Thursday, November 15, 2012

FLASH! Conscious suppression of pronunciation work!

Clip art: Clker
Clip art: Clker
Conscious Flash Suppression (CFS) technology could well be in the future of pronunciation teaching, based on research by Hassin, Sklar, Goldstein, Levy, Mandel and Maril at Hebrew University, as reported in Science Daily. CFS is described as " . . . one eye is exposed to a series of rapidly changing images, while the other is simultaneously exposed to a constant image. The rapid changes in the one eye dominate consciousness, so that the image presented to the other eye is not experienced consciously." What they discovered was that the material not experienced consciously was still processed and responded to non-consciously in various ways.

Their conclusion: " . . . humans can perform complex, rule-based operations unconsciously, contrary to existing models of consciousness and the unconscious." Avoiding conscious interference with pronunciation change is big. Now that may sound like a candidate for your "Well . . . duh!" file (A finding that is not only common sense but probably not worth the grant money blown on coming up with it.) Two important developments here, however:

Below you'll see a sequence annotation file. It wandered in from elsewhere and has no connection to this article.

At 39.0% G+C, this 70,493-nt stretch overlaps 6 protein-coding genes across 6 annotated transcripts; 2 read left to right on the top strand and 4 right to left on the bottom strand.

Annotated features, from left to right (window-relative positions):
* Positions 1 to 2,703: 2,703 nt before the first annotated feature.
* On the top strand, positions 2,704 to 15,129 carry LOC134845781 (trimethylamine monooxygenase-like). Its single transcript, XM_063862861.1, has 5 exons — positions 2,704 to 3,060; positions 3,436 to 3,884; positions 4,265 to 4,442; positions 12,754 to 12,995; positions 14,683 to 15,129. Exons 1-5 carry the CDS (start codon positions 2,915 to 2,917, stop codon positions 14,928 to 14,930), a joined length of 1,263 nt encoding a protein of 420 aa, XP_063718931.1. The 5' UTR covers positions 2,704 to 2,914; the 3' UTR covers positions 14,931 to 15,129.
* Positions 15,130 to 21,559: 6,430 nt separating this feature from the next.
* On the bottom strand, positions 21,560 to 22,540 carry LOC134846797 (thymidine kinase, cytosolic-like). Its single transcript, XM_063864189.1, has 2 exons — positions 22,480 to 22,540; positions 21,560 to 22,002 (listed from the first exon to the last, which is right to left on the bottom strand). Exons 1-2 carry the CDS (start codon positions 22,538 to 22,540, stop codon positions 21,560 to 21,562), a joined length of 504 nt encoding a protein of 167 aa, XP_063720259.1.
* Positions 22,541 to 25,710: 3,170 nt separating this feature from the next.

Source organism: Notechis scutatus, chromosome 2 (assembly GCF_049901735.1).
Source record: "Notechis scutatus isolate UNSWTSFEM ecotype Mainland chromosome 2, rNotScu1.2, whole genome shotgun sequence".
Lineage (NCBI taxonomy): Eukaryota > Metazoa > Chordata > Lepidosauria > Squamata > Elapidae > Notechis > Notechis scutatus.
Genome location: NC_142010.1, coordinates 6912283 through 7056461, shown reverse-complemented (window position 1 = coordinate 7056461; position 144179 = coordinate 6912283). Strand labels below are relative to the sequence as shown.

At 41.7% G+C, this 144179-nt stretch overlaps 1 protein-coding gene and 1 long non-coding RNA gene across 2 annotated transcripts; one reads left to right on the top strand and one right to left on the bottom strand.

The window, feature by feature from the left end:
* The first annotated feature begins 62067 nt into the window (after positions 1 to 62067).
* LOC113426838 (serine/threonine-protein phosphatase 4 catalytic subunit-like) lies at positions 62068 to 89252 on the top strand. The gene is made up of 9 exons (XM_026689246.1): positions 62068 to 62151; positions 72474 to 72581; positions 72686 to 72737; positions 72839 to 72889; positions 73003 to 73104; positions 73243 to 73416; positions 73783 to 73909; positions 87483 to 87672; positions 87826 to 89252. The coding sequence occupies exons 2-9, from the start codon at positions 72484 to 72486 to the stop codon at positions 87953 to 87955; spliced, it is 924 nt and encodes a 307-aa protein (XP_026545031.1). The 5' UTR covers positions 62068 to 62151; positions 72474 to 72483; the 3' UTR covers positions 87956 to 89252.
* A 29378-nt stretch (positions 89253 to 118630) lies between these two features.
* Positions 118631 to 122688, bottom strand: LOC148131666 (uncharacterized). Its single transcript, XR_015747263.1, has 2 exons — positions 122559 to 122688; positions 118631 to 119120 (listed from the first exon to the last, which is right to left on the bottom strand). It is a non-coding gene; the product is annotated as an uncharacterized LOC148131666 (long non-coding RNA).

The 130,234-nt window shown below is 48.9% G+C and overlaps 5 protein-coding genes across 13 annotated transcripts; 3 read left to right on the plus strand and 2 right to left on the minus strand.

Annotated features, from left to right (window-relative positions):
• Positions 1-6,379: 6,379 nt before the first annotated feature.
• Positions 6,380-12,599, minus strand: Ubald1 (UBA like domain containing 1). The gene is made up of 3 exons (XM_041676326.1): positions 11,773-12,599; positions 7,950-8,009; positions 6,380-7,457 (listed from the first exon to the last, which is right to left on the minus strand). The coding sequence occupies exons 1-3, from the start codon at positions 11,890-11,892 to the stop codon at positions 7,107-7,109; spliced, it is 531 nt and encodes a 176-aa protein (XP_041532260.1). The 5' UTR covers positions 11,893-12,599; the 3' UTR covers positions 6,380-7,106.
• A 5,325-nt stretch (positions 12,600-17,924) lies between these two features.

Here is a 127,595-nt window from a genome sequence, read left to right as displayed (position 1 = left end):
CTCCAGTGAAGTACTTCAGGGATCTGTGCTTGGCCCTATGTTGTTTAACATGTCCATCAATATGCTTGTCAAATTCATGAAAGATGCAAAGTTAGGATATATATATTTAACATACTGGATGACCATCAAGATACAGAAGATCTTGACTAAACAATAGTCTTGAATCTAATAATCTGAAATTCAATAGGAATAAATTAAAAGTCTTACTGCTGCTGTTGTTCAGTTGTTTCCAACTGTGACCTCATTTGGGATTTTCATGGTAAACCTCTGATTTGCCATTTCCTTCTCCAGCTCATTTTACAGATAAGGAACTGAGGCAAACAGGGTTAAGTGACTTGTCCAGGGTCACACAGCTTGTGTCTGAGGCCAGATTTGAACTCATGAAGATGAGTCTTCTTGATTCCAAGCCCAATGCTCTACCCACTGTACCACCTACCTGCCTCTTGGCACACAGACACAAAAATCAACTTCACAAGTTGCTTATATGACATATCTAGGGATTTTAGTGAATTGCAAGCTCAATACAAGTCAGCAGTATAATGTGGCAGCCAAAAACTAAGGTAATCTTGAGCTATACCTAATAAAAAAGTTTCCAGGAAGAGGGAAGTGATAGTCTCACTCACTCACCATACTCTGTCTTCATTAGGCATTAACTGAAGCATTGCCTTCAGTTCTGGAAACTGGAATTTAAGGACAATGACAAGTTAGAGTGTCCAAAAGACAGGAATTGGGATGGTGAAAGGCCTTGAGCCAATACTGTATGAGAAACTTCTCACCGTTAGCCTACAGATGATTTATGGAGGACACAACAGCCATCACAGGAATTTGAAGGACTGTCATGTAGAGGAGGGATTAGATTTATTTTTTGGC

• First, so much of what happens between instruction and spontaneous performance in pronunciation work is unconscious--or at least not the subject of research today. Even the focus in HICPR on the "clinical" is still a relative "outlier" in this field, although not in some related disciplines. We should be able to study that more systematically. 
  • Second, all methodologists assign a great deal of the work to the "dark side," whether they make that explicit (consciously) or not, some more than others, such as Lozanov . . . or Acton! We need to stop suppressing the use of several great techniques that have been proven by experience to work the subconscious effectively.

Would love to get ahold of some of that CFS technology and try it out with haptic anchoring of academic word list vocabulary in time for TESOL in Dallas. Just imagine the impact of a pedagogical movement pattern accompanying the "constant" image of the acronym "CFS." Hard to suppress the excitement already . . .   

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